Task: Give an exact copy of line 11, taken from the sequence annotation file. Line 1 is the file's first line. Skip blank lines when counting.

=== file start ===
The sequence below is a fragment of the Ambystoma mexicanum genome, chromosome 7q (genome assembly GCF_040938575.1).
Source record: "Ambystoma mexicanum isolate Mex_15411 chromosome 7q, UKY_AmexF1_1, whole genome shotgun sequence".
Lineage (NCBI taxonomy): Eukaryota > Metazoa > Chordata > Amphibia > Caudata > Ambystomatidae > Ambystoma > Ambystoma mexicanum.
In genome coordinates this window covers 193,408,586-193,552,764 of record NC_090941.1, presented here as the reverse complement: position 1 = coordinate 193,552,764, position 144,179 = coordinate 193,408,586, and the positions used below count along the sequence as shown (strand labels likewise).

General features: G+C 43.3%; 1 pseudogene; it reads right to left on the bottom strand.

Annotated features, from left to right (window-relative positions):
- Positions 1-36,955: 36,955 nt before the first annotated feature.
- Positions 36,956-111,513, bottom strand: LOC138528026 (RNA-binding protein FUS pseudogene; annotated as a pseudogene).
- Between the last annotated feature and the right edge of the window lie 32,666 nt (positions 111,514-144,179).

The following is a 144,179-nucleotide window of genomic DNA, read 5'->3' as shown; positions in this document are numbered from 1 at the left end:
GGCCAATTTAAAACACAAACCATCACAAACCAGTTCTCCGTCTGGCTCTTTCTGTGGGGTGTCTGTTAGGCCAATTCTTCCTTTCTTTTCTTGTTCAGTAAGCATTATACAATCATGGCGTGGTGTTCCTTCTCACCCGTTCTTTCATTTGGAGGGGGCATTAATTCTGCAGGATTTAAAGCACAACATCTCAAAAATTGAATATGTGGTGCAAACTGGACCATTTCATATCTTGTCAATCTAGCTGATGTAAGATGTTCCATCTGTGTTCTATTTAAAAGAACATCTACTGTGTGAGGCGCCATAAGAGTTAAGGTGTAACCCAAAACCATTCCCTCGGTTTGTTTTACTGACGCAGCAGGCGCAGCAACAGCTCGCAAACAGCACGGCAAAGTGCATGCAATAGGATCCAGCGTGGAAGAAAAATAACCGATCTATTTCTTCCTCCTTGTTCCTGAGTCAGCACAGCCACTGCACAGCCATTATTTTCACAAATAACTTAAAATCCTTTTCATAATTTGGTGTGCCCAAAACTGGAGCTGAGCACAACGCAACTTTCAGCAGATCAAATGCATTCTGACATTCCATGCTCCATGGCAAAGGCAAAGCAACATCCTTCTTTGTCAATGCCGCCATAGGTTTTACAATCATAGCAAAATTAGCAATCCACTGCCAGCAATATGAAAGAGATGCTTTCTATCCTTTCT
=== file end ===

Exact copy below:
GGCCAATTTAAAACACAAACCATCACAAACCAGTTCTCCGTCTGGCTCTTTCTGTGGGGTGTCTGTTAGGCCAATTCTTCCTTTCTTTTCTTGTTCAGTAAGCATTATACAATCATGGCGTGGTGTTCCTTCTCACCCGTTCTTTCATTTGGAGGGGGCATTAATTCTGCAGGATTTAAAGCACAACATCTCAAAAATTGAATATGTGGTGCAAACTGGACCATTTCATATCTTGTCAATCTAGCTGATGTAAGATGTTCCATCTGTGTTCTATTTAAAAGAACATCTACTGTGTGAGGCGCCATAAGAGTTAAGGTGTAACCCAAAACCATTCCCTCGGTTTGTTTTACTGACGCAGCAGGCGCAGCAACAGCTCGCAAACAGCACGGCAAAGTGCATGCAATAGGATCCAGCGTGGAAGAAAAATAACCGATCTATTTCTTCCTCCTTGTTCCTGAGTCAGCACAGCCACTGCACAGCCATTATTTTCACAAATAACTTAAAATCCTTTTCATAATTTGGTGTGCCCAAAACTGGAGCTGAGCACAACGCAACTTTCAGCAGATCAAATGCATTCTGACATTCCATGCTCCATGGCAAAGGCAAAGCAACATCCTTCTTTGTCAATGCCGCCATAGGTTTTACAATCATAGCAAAATTAGCAATCCACTGCCAGCAATATGAAAGAGATGCTTTCTATCCTTTCT